Australia’s three million-odd smokers had already been paying an extra $5.5 billion a year in tax to smoke, or about $1800 each. Last year the government hiked taxes on cigarettes and tobacco products by another 25%. And never mind that smokers tend to be from the poorer end of the socio-economic spectrum.
Smokers are being already being ripped off. The push for plain packaging is just insulting.
I don’t smoke. Indeed, I used to hate leaving bars hoarse, with inflamed eyes, putrid clothes and an infinitesimally higher risk of cancer. Thankfully, I no longer have to. These days, smokers have to brave the elements or puff away at home. Legislators have banned smoking in enclosed public places.
This is fair. It was never right that smokers could so blatantly pollute non-smokers’ personal space. But the taxes smokers pay and the plan to impose “plain packaging” on tobacco products are not fair.
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What about the burden smokers impose on the rest of us through the health system, you say? True, smokers put their own health at risk and therefore everyone else’s taxes. Our public health system means we subsidise each other’s ailments and accidents.
Non-smokers quite rightly might not want to pay for smokers’ health immolation. So it makes sense for smokers to cough up some extra money to help offset their health costs.
But what about the comparison? Beer drinkers, a vastly larger (and I would hazard richer) group, pay a smidge over $2 billion a year in tax to drink. So it must be the case, then, that the public costs of smoking are massively greater than those arising from drinking beer.
But does anyone seriously believe that? Think of all the bashings, r-pes, accidental cuts and bruises, emotional breakdowns, family bust ups, and diseases that stem variously from acute and chronic consumption of beer. Smoking is apparently worse.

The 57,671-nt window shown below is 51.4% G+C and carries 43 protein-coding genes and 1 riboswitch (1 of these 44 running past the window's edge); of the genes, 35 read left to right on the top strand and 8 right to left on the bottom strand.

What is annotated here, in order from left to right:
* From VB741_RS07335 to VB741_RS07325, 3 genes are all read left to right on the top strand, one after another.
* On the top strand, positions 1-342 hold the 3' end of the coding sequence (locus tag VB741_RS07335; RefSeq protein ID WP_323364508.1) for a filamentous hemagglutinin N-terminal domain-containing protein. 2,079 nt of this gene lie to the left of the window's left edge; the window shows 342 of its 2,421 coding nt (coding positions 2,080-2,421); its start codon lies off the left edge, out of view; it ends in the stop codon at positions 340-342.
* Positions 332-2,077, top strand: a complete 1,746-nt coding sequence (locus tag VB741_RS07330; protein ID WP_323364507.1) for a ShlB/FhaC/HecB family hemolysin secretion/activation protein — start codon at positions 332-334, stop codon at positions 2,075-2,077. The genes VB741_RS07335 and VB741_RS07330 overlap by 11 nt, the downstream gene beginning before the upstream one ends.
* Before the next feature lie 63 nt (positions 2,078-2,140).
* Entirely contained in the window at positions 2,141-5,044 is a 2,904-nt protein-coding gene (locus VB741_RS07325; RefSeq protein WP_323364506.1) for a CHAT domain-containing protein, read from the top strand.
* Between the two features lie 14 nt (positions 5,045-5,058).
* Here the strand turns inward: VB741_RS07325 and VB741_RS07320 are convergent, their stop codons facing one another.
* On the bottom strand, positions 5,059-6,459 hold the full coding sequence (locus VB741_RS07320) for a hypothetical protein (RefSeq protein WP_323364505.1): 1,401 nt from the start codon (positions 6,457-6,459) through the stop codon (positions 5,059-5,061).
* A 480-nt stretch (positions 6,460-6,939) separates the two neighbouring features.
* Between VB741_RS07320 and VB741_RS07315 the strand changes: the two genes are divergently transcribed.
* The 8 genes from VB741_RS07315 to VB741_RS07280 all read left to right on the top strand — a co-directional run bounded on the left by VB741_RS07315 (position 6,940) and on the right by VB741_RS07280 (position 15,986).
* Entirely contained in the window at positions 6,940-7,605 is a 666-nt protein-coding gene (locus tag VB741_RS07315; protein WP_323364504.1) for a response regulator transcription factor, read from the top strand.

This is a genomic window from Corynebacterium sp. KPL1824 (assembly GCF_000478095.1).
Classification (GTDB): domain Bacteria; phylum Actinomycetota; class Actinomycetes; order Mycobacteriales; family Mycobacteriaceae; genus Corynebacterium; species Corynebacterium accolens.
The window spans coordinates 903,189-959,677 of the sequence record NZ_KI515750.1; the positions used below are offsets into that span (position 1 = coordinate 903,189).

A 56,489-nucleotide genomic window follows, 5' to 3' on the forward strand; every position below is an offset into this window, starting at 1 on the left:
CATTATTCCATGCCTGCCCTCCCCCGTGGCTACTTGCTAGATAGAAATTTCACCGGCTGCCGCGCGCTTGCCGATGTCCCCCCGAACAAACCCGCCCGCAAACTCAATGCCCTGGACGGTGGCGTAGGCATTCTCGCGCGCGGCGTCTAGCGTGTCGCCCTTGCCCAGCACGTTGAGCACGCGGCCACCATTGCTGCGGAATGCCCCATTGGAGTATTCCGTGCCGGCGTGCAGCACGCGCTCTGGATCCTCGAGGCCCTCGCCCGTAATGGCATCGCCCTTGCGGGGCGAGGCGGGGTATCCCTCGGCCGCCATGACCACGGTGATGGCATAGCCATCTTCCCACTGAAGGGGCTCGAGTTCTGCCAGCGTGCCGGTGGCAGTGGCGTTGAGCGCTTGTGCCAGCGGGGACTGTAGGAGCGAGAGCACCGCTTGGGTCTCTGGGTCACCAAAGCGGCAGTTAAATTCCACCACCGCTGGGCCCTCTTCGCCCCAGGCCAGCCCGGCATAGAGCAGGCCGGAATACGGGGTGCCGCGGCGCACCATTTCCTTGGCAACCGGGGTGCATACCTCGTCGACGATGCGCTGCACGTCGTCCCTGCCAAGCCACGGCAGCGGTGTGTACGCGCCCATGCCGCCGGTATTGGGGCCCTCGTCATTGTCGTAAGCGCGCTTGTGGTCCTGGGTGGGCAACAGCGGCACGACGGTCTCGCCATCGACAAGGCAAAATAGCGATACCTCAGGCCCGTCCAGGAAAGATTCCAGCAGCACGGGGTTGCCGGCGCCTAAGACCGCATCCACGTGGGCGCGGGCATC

Moreover, it is not even clear that smokers are a drain on the public purse. Chronic smoking is supposed to knock about 10 years off a smoker’s life, on average. Most smokers are destined to receive the age pension, which costs the government about about $17,420 a year per single recipient. This is a huge saving to offset any costs smokers generate while alive. And this calculation excludes the countless other subsidies, concessions and benefits that governments shovel at age pensioners.
So the average smoker is paying extra annual tax of about $2,200 while working, and forgoing $17,420 a year income for at least 10 years in retirement. That’s a lot of doctors’ visits.
Plain packaging is the latest insult to people’s intelligence (the products are already compulsorily hidden from view in shops). Surely it is clear enough that cigarette smoking can lead to undesirable health effects. After all, the packets themselves are already forced to scream “SMOKING KILLS” — pretty unambiguous.
As with the taxation of tobacco products, plain packaging smacks of a mindless crusade against smokers. Provided bystanders are not harmed, it is not for government to determine which pastimes are appropriate. And for the most part it doesn’t: where are the pictures of alcohol-fuelled injuries on beer cans, grotesquely fat people on hamburger packaging, or rotting teeth on soft drink cans?
It is sad, but we are all going to die of something. In any case our ever-longer lives are often marred by years of dementia and debility. At least smokers don’t have to wait around for all that.
CORRECTION: Crikey originally published a draft version of this story in error and some of the figures have since been amended: the mistake was made in the subbing process.
— Australia’s three million-odd smokers had already been paying an extra $5.5 billion a year in tax to smoke, or about $1800 each — originally read: Australia’s four million-odd smokers had already been paying an extra $5.5 billion a year in tax to smoke, or about $1200 each.
— Most smokers are destined to receive the age pension, which costs the government about about $17,420 a year per single recipient — originally read: $16,000 a year per recipient.
— The average smoker is paying extra annual tax of about $2,200 while working, and forgoing $17,420 a year income for at least 10 years in retirement — originally read: the average smoker is paying extra annual tax of about $1,600 while working, and forgoing $16,000 a year income for 10 years in retirement.